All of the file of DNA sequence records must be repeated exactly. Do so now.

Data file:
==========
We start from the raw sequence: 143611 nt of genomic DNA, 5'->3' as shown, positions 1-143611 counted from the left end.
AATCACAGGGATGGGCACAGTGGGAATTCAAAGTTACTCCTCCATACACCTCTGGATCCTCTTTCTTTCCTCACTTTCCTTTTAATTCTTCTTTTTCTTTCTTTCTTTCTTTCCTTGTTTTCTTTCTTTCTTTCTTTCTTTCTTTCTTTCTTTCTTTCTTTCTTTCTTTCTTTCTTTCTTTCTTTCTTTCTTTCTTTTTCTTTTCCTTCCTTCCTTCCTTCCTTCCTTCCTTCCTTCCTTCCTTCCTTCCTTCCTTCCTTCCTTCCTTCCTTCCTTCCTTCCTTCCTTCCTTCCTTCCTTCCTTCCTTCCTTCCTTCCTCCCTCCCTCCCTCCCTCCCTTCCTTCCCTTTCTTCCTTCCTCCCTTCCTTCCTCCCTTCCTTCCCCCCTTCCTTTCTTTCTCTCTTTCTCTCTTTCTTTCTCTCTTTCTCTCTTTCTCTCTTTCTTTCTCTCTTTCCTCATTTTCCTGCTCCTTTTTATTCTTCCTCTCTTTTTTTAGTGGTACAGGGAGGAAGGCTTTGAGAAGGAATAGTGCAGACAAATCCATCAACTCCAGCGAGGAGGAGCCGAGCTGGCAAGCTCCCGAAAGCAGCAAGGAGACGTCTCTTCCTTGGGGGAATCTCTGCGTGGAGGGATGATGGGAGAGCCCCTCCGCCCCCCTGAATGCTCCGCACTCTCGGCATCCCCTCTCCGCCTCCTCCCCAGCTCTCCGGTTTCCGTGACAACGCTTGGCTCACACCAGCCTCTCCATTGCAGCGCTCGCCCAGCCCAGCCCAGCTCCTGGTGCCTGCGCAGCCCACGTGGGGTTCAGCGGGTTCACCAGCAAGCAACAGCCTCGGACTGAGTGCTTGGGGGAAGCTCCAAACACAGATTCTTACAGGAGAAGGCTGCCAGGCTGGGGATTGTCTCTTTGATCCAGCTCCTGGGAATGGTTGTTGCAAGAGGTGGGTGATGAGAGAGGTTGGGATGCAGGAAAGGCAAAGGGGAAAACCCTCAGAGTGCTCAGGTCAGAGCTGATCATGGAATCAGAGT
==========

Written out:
We start from the raw sequence: 143611 nt of genomic DNA, 5'->3' as shown, positions 1-143611 counted from the left end.
AATCACAGGGATGGGCACAGTGGGAATTCAAAGTTACTCCTCCATACACCTCTGGATCCTCTTTCTTTCCTCACTTTCCTTTTAATTCTTCTTTTTCTTTCTTTCTTTCTTTCCTTGTTTTCTTTCTTTCTTTCTTTCTTTCTTTCTTTCTTTCTTTCTTTCTTTCTTTCTTTCTTTCTTTCTTTCTTTCTTTCTTTTTCTTTTCCTTCCTTCCTTCCTTCCTTCCTTCCTTCCTTCCTTCCTTCCTTCCTTCCTTCCTTCCTTCCTTCCTTCCTTCCTTCCTTCCTTCCTTCCTTCCTTCCTTCCTTCCTTCCTTCCTCCCTCCCTCCCTCCCTCCCTTCCTTCCCTTTCTTCCTTCCTCCCTTCCTTCCTCCCTTCCTTCCCCCCTTCCTTTCTTTCTCTCTTTCTCTCTTTCTTTCTCTCTTTCTCTCTTTCTCTCTTTCTTTCTCTCTTTCCTCATTTTCCTGCTCCTTTTTATTCTTCCTCTCTTTTTTTAGTGGTACAGGGAGGAAGGCTTTGAGAAGGAATAGTGCAGACAAATCCATCAACTCCAGCGAGGAGGAGCCGAGCTGGCAAGCTCCCGAAAGCAGCAAGGAGACGTCTCTTCCTTGGGGGAATCTCTGCGTGGAGGGATGATGGGAGAGCCCCTCCGCCCCCCTGAATGCTCCGCACTCTCGGCATCCCCTCTCCGCCTCCTCCCCAGCTCTCCGGTTTCCGTGACAACGCTTGGCTCACACCAGCCTCTCCATTGCAGCGCTCGCCCAGCCCAGCCCAGCTCCTGGTGCCTGCGCAGCCCACGTGGGGTTCAGCGGGTTCACCAGCAAGCAACAGCCTCGGACTGAGTGCTTGGGGGAAGCTCCAAACACAGATTCTTACAGGAGAAGGCTGCCAGGCTGGGGATTGTCTCTTTGATCCAGCTCCTGGGAATGGTTGTTGCAAGAGGTGGGTGATGAGAGAGGTTGGGATGCAGGAAAGGCAAAGGGGAAAACCCTCAGAGTGCTCAGGTCAGAGCTGATCATGGAATCAGAGT